Pinning a single job title on the award-winning food expert and forager Pascal Baudar is no easy task. A self-described “culinary alchemist” who cans, dries, smokes, ferments, steams, and pickles cactus buds, harvester ants, and other obscure flora and fauna, Baudar is the go-to source for Los Angeles–based chefs Curtis Stone, Josiah Citrin, and Ludovic Lefebvre, as well as cocktail maestros, including Matt Biancaniello, seeking these delicacies. “The majority of chefs use 30 wild ingredients, maximum,” Baudar says. “We deal with four hundred and fifty-six.”

Courtesy Strange Attractor Press

A New Book Explores How, Via X-Rays, Banned Albums Made It Into the Cold War–Era U.S.S.R.

The bad news is that this particular set of X-rays won’t be covered by your health insurance. The good news? Discarded hospital film of broken bones can defy a communist regime, deliver banned music to the masses, and endure as art.

Photo: John Cairns. Courtesy the Bodleian Libraries.

An Exhibition at Oxford Highlights the Sensorial Splendor of Books

In 1940, Dorothy Kunhardt published a book that would forever change the way young children read. Pat the Bunny, an interactive book full of activities such as touching the sandpaper of “Daddy’s scratchy face,” playing peekaboo with a piece of cloth, or gazing in a mirror, imbued the act of reading with a new form of sensory engagement. Today, “touch and feel” books for babies and children are almost required reading—their cellophane stuffing produces a satisfying, A.S.M.R.-level crunching sound, while the use of faux rabbit fur or horse hair offers an exhilarating tactile experience. As we age and our reading comprehension sharpens, the books we pick up prioritize a single sense—sight—their stories seemingly locked away in lines of text.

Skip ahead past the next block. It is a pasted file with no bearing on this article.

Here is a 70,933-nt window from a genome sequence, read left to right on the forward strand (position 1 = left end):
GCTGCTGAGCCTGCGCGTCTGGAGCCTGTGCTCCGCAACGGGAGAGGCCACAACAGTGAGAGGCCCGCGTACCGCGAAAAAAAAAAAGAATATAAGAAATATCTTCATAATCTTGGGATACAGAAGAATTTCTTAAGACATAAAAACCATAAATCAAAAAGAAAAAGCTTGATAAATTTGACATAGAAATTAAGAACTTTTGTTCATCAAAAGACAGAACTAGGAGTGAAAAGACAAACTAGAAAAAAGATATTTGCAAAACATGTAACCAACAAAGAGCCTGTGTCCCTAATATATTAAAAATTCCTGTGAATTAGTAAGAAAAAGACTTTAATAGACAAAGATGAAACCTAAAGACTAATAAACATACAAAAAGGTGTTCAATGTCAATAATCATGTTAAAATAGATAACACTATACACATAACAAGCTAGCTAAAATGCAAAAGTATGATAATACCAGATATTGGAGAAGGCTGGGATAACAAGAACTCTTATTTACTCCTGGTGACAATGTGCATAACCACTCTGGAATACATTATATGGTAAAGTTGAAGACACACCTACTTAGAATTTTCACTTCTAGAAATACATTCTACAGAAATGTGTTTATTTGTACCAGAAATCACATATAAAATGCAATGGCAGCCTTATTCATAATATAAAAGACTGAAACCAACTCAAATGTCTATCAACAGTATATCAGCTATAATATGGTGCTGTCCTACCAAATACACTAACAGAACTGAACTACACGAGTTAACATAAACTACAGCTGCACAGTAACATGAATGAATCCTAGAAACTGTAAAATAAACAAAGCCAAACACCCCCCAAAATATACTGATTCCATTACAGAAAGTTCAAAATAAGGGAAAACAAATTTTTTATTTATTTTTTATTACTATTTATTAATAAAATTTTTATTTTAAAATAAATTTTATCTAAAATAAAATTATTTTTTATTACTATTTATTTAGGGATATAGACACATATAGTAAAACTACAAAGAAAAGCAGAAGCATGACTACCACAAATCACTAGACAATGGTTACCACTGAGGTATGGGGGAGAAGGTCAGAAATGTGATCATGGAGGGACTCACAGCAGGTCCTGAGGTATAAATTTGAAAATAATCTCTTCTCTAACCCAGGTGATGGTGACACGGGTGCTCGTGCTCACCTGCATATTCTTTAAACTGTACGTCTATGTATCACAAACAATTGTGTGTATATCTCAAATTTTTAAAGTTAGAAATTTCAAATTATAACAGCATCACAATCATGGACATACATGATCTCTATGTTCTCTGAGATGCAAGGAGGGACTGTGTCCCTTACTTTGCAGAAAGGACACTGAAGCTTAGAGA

The Sculpture Gallery at The Glass House. (Photo: Michael Biondo)

Robert Stadler Has a “Playdate” With Philip Johnson at His Glass House

It’s a serene, bluebird-sky day, a slight chill in the air, and I’m walking with the Paris-based, Austrian-born designer-artist-provocateur Robert Stadler along a central pathway on Philip Johnson’s 49-acre Glass House estate in New Canaan, Connecticut. We’ve just exited the property’s whitewashed, brick-floored, glass-ceilinged Sculpture Gallery, a transfixing space of light and shadow built in 1970 that’s home to works by artists including Michael Heizer, Robert Rauschenberg, and Frank Stella. Now, for one of the first times ever, a temporary installation by a contemporary artist—Stadler—is being shown among the sculptures of these art-world giants.

Photo: Marco Galloway

Willo Perron’s Debut Furniture Show Makes the Case for a “No Coasters” Design Movement

With everything he does, the Los Angeles–based designer and creative director Willo Perron always considers the macro and the micro. From the L.A. headquarters of Roc Nation, to Stüssy stores around the world (including in Kyoto, Milan, and Shanghai), to the set build-outs for Rihanna’s and Drake’s latest tours, to album art for those same artists, to the branding and art direction for the non-alcoholic aperitif company Ghia, Perron has an adroit ability to work across many scales.

The “shite” (primary performer) in “Makura Jido” (“Chrysanthemum Boy”). (Photo: Yutaka Ishida. Courtesy Japan Society)

Ever Heard of Noh Theater? Our Primer to Three Major Productions Arriving in New York City This Fall

Two winters ago, I picked up a copy of Penguin Classics’ Japanese Nō Dramas, a volume of two dozen translations by Royall Tyler I’d been meaning to read since tearing through Yukio Mishima’s Five Modern Noh Plays a decade previous. I had moved into a New York City gem (an apartment with a fireplace), and with Covid cases skyrocketing and temperatures dropping, I decided that a winter fireside with a handful of centennia-old ghost stories (cat in my lap, or reading aloud to a friend) might carry me away from the pandemic—from Brooklyn, 2020—to somewhere entirely distinct.

Cover of “The Seed Detective” (left). Adam Alexander (right). (Courtesy Chelsea Green Publishing)

“Seed Detective” Adam Alexander Imagines a Better World—Through Rare, Endangered, and Unusual Vegetable Varieties